Railfreight

Railfreight

Freight has always been an important part of the railways. All railway companies that existed, from the pre-grouping, the 'big four', to the nationalised British Rail have all carried freight by rail in one form or another.
 
The operating fleet of the freight side of British Rail was comprised of many of the modern classes of diesel locomotives – 37s, 47s and 56s to name but a few, but at the same time the new modular locomotive – to be designated the Class 58 – was also under construction at Doncaster Works BREL for BR to use almost exclusively on the MGR coal freight traffic flow.
 
During the design stage of the Class 58, several drawings were produced to show how the locomotives would look in various liveries, including maroon and even large logo BR blue (which at the time was the standard livery for all BR locos)!
 
However, with the building of the first few of the Class 58s underway in 1982, British Railways’ own sectoring programme came to light, changing from a corporate, centrally-controlled entity to a number of semi-independent business orientated bodies under the overall control of the BR board. Therefore it was decided that the new, modern, class of locomotive, the Class 58, would not emerge in the ‘Corporate Blue’ livery applied to all other BR diesel locomotives, but would emerge from Doncaster Works in a new livery symbolising a new, modern image for the Railfreight business of BR.
 
It was the job of the BR Design Panel in conjunction with the Freight Director in Derby to design this new livery to represent the perceived new identity for Railfreight.
 
As it turned out, a mid-grey body was decided upon, simply because it could be applied not only to the 58s, but the scope could be widened and each and every class of locomotive could be painted in this colour to make them look uniform without any discrepancies. The BR Design Panel now turned their attention to the cabs. Whilst it was mandatory to have yellow front ends (to improve visibility of approaching trains to track workers), what colour could the cabs themselves be painted? It was then that the panel decided to give the cabs the full treatment and paint them completely yellow. Not only did this improve the look of the locomotives for the new image, but in practice, in the collieries where the 58s would be working, the full yellow cabs improved their visibility to workers, even with all the coal dust flying around.
 
On a traditional, monocoque locomotive, such as the 37s, 47s and 56s, there was no separate colour for the solebar/underframe – it was the same colour as the locomotive body and blended in with the livery. On the Class 58s however, this provided a problem. With the narrower body to the full-width cabs, it simply wasn’t possible to blend it in with the grey body and the full yellow cabs.
 
On American railroad locomotives at the time, it was noticed that a third colour was used for the solebar to break the monotony of the overall livery.
 
Going back to the 58s, it was originally decided to paint the solebar black but this didn’t really improve the appearance. When a red solebar was tried, it complemented the grey and yellow perfectly as well as being the eye-catching design the Design Panel were after.
 
Adding a large white BR ‘double arrow’ logo to the full height of the bodyside was Railfreight’s own version of the ‘large logo’ livery
 
Then a rather radical decision was made by the BR Design Panel – they would also have the name of the business, ‘Railfreight’ applied to the side of the cabs. Prior to this date, British Railways had never done this with their diesel fleet. Although locomotives had the BR ‘emblem’ applied, they never had any wording applied as part of the overall livery – another first for the 58s!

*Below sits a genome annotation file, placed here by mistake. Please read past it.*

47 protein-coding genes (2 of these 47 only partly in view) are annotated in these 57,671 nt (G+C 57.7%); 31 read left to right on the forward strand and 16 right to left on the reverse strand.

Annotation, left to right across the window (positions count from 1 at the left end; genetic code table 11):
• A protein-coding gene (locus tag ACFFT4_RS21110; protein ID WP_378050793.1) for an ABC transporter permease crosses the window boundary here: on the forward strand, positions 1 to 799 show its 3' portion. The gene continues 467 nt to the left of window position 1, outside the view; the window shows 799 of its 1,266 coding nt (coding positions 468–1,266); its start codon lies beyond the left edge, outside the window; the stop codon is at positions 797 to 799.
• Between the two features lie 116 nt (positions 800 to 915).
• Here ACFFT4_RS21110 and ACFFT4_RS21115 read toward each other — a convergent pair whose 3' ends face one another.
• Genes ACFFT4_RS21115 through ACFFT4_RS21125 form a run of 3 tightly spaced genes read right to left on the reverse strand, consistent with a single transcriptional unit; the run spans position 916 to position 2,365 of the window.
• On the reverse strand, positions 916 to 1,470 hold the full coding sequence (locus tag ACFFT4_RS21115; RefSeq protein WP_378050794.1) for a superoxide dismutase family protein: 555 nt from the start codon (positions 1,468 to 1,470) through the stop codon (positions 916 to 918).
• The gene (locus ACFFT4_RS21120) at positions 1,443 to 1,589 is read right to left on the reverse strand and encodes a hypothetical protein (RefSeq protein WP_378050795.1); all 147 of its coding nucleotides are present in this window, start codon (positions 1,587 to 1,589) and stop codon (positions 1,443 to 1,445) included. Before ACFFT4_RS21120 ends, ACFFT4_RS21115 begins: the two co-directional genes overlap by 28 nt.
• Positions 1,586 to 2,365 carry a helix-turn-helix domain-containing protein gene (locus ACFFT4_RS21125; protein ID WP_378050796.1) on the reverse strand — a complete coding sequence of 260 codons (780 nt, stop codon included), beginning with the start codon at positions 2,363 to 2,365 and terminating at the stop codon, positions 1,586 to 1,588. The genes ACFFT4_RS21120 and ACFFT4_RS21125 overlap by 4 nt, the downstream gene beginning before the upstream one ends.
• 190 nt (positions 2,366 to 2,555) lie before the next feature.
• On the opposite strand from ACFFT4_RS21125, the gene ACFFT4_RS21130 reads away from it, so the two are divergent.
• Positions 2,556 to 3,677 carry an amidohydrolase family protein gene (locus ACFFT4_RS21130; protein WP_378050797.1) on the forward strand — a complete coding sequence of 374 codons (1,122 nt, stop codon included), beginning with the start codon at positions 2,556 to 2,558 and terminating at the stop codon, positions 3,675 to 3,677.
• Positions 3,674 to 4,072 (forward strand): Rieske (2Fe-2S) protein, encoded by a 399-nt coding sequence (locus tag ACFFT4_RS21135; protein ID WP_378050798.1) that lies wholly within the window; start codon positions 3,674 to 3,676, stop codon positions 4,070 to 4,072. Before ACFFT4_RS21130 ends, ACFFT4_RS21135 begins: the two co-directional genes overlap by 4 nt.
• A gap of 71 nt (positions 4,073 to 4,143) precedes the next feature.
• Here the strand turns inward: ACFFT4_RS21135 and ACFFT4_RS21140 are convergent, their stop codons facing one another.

However, this wasn’t as easy as it seemed! Because this was the first time the use of the Railfreight name was being used as part of the livery, there seemed to be a bit of indecision as to how the insignia should look once applied.
 
The original version of the logo simply started as the wording Railfreight in black on the yellow cab sides. Then a black border was put around the name to trial out a different version of the logo. However, these were both decided as ‘non eye catching’ and so to extend the use of the red solebar, a solid red box, with a white border and the text Railfreight in white was finally decided upon.
 
Have you ever seen a picture of 58001 carrying either of the two pre-production Railfreight logos? The chances are unlikely, simply because when the locomotive was rolled out of Doncaster for the first time, within an hour the logo had changed from the first design, to the second and then to the final design which remained unchanged until the livery became obsolete with the advent of sectorisation!
 
The Railfreight logo was carried in the centre of the secondman’s cab side on un-named locomotives. However when 58020 and then 58034 were named the logo was placed above and then below the nameplate on the respective locos. The next five Class 58s to be named (58039/40/41/42 and 050 to be exact) were again treated in a different manner from the previous two. When named they had their cab-side Railfreight logo removed and replaced by a cast Railfreight nameplate which was fitted on the front of the cab instead.
 
On Thursday the 9th December 1982, Doncaster Works handed over the first Class 58 to British Rail at a ceremony at ‘The Plant’. During the ceremony, Mr. Henry Sanderson, BR’s Freight Director, unveiled the Railfreight logo on 58001, so therefore, officially, this counts as a locomotive ‘naming’, even though all the rest of the Class 58s as well as many other classes of locomotive carried the ‘name’.
 
Despite what many people think, all the Class 58s emerged from Doncaster Works in the new Railfreight livery, including 58050. However, due to the extensive testing of the SEPEX system fitted to 58050, she never operated solo on a revenue earning train in this livery.